Here’s another example of how beer and running go together.
C’mon, who hasn’t craved a tasty, cold beer after a run? OK, that might be a no-brainer, but how about guzzling a beer during a run?
The intersection of beer and running has gained a lot of notoriety in the past year or so as the line between fitness activities and post-workout beverage consumption has become significantly blurred.
From happy hour runs starting and finishing at brew pubs, the notoriety around running a beer mile and even a running store that serves beer, two activities that used to be separated at least by some post-run stretching are now commonly intertwined.
What’s next? Introducing The Beer Relay, a six-hour team trail running relay slated for May 30 in Lyons, Colo., and July 18 in Brevard, N.C. Billed as the first ever drinking/singletrack trail running races, The Beer Relay will give runners the option of drinking a 12-ounce Oskar Blues microbrew before running a 5K singletrack trail loop and then tagging a teammate to follow suit on the next lap. Each beer consumed will result in a 2-minute time deduction from a team’s total time. The team with the most laps and the best time wins.
A team can consist of two to 10 runners ages 13 and older, but each runner drinking beer must be at least 21 years old.
The Beer Relay, which has a tagline of “Drink, Run, Repeat,” is being put on by Adventure Fit Inc., a company that has organized numerous bike and running events around the U.S.—including the Shape Magazine Diva Dash, the New Belgium Urban Assault Ride, and the Oskar Blues Old Man Winter Bike Rally. Many of those events have included beer, either during or after the athletic activities.
“Our passion is producing events with a twist. We take traditional activities and pair them in unusual ways,” says Sharon Cutler, Managing Director of Adventure Fit Inc. “When we came up with the idea for The Beer Relay, we started bouncing it off people at running shops and in the running community. At first, people thought it was a lot of running and a lot of drinking, but depending on your team size you might only be drinking a beer every two hours or so. Once people understood that, everyone started to embrace it.”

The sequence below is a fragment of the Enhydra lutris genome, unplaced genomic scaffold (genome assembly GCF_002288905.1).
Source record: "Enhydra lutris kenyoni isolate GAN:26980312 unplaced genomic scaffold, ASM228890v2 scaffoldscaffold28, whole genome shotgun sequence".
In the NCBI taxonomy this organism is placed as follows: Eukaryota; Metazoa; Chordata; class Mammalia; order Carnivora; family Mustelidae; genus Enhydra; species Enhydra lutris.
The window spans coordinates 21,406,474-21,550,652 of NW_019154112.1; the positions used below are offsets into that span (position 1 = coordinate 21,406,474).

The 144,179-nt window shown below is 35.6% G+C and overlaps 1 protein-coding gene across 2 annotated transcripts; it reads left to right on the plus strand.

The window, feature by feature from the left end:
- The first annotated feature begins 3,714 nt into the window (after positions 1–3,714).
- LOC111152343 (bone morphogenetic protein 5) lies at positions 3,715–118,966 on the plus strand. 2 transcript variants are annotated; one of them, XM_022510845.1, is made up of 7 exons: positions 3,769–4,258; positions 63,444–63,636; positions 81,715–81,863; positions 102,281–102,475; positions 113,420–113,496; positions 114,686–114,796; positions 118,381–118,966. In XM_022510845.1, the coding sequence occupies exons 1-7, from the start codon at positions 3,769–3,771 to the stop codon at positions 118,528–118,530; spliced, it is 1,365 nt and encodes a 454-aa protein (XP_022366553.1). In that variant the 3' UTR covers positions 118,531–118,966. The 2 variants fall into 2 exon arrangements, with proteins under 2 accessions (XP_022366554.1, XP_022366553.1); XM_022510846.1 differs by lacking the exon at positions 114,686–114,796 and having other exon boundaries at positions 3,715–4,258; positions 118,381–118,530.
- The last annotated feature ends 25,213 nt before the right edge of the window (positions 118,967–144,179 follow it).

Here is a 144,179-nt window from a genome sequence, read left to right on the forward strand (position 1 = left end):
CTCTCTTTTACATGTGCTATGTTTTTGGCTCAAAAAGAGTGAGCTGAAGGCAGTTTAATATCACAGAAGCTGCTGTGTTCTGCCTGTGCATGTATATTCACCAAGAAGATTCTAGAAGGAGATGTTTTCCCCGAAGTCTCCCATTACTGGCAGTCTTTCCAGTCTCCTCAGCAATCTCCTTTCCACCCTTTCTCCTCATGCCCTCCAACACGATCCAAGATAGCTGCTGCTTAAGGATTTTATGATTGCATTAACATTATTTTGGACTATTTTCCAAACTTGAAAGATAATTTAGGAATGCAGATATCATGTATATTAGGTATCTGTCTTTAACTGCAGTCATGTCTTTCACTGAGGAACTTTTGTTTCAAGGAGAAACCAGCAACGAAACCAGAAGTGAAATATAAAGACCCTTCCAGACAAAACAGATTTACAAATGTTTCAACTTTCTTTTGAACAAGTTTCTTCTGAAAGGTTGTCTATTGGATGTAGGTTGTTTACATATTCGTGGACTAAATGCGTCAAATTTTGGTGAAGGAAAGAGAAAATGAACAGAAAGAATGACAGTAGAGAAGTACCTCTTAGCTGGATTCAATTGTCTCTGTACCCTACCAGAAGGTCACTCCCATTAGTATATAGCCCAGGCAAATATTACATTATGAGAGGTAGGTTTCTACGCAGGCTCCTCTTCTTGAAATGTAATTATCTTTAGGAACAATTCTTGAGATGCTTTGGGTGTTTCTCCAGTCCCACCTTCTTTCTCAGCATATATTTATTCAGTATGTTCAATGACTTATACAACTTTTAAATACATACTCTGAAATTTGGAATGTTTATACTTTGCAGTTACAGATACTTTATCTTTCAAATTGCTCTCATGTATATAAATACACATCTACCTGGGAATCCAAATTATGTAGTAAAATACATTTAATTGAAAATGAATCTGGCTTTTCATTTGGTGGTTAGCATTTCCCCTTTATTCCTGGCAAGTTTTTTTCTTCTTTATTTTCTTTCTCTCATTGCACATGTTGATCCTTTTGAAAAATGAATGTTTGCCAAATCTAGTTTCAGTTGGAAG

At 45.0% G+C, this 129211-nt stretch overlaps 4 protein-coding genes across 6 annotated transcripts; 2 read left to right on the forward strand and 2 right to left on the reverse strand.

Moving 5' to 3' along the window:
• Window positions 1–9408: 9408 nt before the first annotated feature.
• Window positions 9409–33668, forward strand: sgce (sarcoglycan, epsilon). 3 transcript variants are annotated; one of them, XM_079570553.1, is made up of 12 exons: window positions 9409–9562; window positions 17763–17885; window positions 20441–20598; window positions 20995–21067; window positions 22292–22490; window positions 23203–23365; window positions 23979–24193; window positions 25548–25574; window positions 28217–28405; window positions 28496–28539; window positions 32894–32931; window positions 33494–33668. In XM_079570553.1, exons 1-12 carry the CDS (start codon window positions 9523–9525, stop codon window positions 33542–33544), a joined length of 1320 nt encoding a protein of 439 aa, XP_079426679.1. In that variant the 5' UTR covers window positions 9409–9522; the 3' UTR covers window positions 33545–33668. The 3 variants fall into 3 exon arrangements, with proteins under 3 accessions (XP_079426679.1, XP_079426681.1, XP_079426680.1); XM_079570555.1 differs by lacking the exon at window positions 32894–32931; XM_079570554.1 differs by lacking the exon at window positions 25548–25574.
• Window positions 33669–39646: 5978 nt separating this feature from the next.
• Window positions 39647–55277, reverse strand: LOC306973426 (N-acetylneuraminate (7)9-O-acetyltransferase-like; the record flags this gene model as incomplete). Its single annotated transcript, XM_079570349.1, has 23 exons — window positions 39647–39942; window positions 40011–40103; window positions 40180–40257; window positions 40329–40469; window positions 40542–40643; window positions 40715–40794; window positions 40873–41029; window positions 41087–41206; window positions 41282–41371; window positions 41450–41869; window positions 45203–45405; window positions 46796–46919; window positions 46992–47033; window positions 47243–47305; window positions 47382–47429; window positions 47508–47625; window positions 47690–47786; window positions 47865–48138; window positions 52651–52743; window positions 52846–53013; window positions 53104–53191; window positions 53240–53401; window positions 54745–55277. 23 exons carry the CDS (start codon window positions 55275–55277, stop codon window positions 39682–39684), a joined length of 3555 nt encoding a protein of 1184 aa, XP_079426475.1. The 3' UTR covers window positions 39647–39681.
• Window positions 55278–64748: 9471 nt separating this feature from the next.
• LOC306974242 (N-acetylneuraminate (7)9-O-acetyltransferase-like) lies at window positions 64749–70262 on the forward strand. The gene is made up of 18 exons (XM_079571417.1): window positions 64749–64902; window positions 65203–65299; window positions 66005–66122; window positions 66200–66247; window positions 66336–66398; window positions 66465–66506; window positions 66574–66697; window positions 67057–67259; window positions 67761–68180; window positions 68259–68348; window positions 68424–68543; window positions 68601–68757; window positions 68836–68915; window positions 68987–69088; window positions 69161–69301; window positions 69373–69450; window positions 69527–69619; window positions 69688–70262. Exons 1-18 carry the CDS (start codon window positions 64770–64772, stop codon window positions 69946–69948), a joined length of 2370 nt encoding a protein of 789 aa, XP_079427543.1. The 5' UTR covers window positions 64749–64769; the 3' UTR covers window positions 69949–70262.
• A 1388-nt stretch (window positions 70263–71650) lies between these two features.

The entry fee for The Beer Relay is $50-$65 per person, depending on the size of the team. (For example, a team of four costs $180 using the code “letsparty” when signing up at thebeerrelay.com.) Included in the fee is a custom BUFF headband, free Oskar Blues beer during the relay, aid stations with water and Clif Bars.
In each location, The Beer Relay will be part of the Burning CAN ExtravaCANza, a festival featuring 200 canned beers from 58 craft breweries around the country organized by Oskar Blues Brewery. (Colorado-based Oskar Blues, which also has a brewing facility in North Carolina, was the first craft brewer to can its own beers back in 2002.)
The Burning Can festival official kicks off at 4 p.m. and extends to 7 p.m., but a lineup of live music acts are expected to start at 3 p.m. and go until 10 p.m. (Relay runners can get $30 off the $45 Burning Can admission fee by using the code “drinkrunrepeat” when signing up at Burningcan.com.) Camping is available on Friday and Saturday nights.
(The Beer Relay should not be confused with the Brew to Brew Relay, a 45-mile point-to-point relay race between two breweries held in mid-April in the Kansas City area. Also, the Seattle Running Club puts on the Fat Glass 50K, a late September relay race in which runners drink a beer and run a 5K lap. Then there is then the Bend Beer Chase, a 70-mile team relay in Bend, Ore., that sends runners to 19 breweries.)
Naturally, Shoes & Brews, a running specialty store that also serves beer in its adjacent bar just 15 miles down the road from Lyons in Longmont, is entering a team in The Beer Relay. And it appears to be the team to beat, with former collegiate track runners Rob Vermillion, Stephen Pifer and Colin Anderson ready to pound some beers and run some trails.
“I think it’s going to be a lot of fun,” says Shoes & Brews manager Ashlee Velez, who is also running on the relay team. “We’ve always considered running a social event and craft beer is a social thing for us, too. It’s nice to see the two are catching on together in bigger way.”
The Colorado event, which will be held 25 minutes north of Boulder, is also connected to the Lyons Outdoor Games, a multisport festival that includes kayaking, slacklining and cornhole competitions. Each event will also have live music, including a free concert from The Revivalists after the Colorado trail relay.
Why are beer and running so intertwined nowadays?
“It’s part of the social aspect of being active,” Cutler says. “It’s all about camaraderie and community. When you go for a run with your buddies, you want to go hang out and have a beer with them too. It used to be people were doing it on their own—and they still are—but now there are events and communities built around it.
“Personally, I’m waiting for tequila to become the social drink of choice for active-minded people.”
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